It is a great pleasure for me, as a newly minted citizen of Chicago, to welcome you to this lecture in the MacArthur Fellows Science Series.
One of the first things I learned as MacArthur’s president is the Foundation’s deep commitment to Chicago. This city is a center of intellectual and cultural achievement, built through a family of world-class institutions. We take great pride in supporting their work and mission, and I look forward to getting to know all of them.
It is good to speak for the first time here at Harold Washington. Libraries have been at the core of creative thought across history; MacArthur is partnering with Chicago Public Libraries in ensuring that they will also be at the edge of new trends. Last year, we committed $500,000 toward a new digital media youth program that will help transform our libraries into a learning network for the information age.
This lecture series was conceived as part of Science Chicago; the world’s largest science celebration — which MacArthur helped develop and plan. Led by the Museum of Science and Industry, 140 Chicago institutions reached out to four million people this past year to raise knowledge and awareness of science. Thousands of inter-related activities and events, many of them free, covered topics ranging from particle physics to wetland conservation, robotic surgery to the history of DNA.
Why does MacArthur have this concern for science? The first reason derives from our practical experience.
MacArthur works in 60 nations across the world, in fields as varied as human rights, arms control, conserving biodiversity, and making childbirth safer. In each, we see science and technology growing in importance. In Africa, atrocities are being deterred by the eyes and ears of cell-phones and satellites; in the Amazon, air-borne sensors are recording species in danger so that we can act to preserve them; in remote villages in Nigeria and India, technology developed for the battlefield is saving women’s lives by stopping post-partum hemorrhage. We need better science to accelerate positive change.
The second reason is grounded in our concern for democracy and effective public policy — the rationale for our longstanding commitment to public media and high-quality documentary films. The public needs to be equipped and informed to assess scientific issues such as climate change, energy policy, stem-cell research, and end-of-life care. Each of these connects to a current political debate; decisions taken now will determine our common future. They must be sound ones.
This series brings some of our best researchers into dialogue with the public, to draw attention to important practical and ethical issues related to science, and to share the power of new ideas.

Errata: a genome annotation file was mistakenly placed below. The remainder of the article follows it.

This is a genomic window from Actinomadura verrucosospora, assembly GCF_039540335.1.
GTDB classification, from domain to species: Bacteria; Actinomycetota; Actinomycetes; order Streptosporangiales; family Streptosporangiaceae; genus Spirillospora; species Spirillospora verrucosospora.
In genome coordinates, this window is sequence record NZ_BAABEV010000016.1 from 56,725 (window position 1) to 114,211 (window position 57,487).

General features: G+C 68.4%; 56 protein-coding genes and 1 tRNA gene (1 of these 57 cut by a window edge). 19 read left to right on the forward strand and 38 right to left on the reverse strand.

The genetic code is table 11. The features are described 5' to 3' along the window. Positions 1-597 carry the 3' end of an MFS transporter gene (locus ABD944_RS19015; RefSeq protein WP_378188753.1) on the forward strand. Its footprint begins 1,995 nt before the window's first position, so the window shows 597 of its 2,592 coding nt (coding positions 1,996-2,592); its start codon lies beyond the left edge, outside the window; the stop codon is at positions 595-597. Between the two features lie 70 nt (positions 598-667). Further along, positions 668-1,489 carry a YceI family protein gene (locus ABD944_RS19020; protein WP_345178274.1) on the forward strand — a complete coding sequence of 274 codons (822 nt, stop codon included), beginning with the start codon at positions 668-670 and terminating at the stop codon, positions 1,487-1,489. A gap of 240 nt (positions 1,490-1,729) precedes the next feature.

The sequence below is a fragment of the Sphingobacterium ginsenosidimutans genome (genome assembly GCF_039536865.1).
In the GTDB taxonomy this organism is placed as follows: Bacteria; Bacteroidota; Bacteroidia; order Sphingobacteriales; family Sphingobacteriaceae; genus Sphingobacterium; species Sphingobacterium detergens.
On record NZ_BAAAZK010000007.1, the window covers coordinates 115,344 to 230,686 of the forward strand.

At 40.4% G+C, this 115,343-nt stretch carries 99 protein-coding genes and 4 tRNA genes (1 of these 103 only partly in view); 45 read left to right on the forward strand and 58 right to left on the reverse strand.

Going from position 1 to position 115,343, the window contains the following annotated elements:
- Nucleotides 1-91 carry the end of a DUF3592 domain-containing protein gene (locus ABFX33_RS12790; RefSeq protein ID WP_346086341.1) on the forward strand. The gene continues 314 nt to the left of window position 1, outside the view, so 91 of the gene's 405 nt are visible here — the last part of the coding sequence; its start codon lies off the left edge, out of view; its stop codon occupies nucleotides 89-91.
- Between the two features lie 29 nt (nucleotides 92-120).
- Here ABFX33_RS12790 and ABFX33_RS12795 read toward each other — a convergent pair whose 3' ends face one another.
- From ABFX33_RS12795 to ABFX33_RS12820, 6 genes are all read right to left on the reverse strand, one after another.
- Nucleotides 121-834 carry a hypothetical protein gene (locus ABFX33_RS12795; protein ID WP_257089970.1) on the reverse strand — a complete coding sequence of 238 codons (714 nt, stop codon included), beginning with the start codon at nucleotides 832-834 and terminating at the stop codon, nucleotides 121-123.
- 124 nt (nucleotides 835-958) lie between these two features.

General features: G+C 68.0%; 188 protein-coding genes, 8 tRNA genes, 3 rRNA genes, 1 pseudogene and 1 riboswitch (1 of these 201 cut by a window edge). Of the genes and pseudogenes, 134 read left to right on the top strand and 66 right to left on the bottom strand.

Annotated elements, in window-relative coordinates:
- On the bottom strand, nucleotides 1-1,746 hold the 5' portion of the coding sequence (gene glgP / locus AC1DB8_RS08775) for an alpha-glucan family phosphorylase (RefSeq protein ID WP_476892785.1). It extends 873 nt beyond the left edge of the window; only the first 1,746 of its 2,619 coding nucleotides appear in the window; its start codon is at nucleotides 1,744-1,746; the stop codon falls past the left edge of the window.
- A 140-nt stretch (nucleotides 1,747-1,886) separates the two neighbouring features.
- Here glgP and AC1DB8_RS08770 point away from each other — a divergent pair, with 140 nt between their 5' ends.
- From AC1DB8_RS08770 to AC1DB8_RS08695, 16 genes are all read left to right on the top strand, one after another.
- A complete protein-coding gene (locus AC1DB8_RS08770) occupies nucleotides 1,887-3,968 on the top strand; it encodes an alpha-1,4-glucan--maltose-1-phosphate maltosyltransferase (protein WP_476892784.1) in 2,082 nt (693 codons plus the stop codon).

So I am pleased to introduce a scientist who embodies the capacity of science to change lives and build a better world, Dr. Funmi Olopade.
Dr. Olopade is one of the world’s most creative hematology oncologists. She directs the Cancer Risk Clinic at the University of Chicago Hospitals and is a professor in U of C’s departments of medicine and human genetics.
She is also a 2005 MacArthur Fellow — or “genius,” as the media prefers. Each year, MacArthur selects a group of around 25 people of exceptional creativity and accomplishment. They receive a call, out of the blue, that they will receive a five-year, $500,000 fellowship — no strings attached. Today we announced the class of 2009, which includes an infectious disease physician, an ornithologist, a realist painter, a photojournalist, a bridge engineer, a climate scientist, an economist, a papermaker, a mental health lawyer, and a poet. Each has made a significant and original contribution that has improved our world.
The Foundation honored Dr. Olopade for her groundbreaking work that took research findings in advanced molecular genetics and shaped them into innovative clinical practices in the United States and abroad.
Dr. Olopade discovered that breast cancers in African women can produce gene expressions significantly different from those in women of European descent. These expressions respond less readily to conventional treatments.
She set about applying that knowledge, determined to improve how breast cancer was detected, treated, and prevented among black women. Her Cancer Risk Clinic, founded in 1992, uses genetics and family history to drive preventive care and improves the lives of young breast cancer patients through practical interventions.
Dr. Olopade grew up in Nigeria and returns frequently to teach and conduct research. She earned her medical degree from the University of Ibadan, served as a medical officer at the Nigerian Navy Hospital in Lagos, then trained in hematology and oncology as a postdoctoral fellow at the University of Chicago. She has been on the faculty at U of C since 1991.
Her many honors include the University of Ibadan Sir Samuel Manuwa Gold Medal for Excellence in the Clinical Sciences, the American Society for Clinical Oncology Young Investigator Award, and the Doris Duke Distinguished Clinical Scientist Award.
Funmi Olopade embodies the promise of science at its best — concerned, engaged, constructive. She has bridged disciplines, cultures, and continents in her quest to save lives.
This evening’s event takes the form of a conversation between Dr. Olopade and Dr. Mary Anne Molloy, whom many of you will know as medical contributor on NBC 5 TV Chicago. She is an eminent cardiologist, trained at Northwestern and Chicago Wesley Memorial, and with current staff appointments at Loyola Medical Center and Elmhurst Memorial Clinic.
Dr. Molloy and Dr. Olopade will discuss the topic “Nature, Nurture, and Breast Cancer.” At the close of the discussion, they will take questions.
Please welcome them warmly.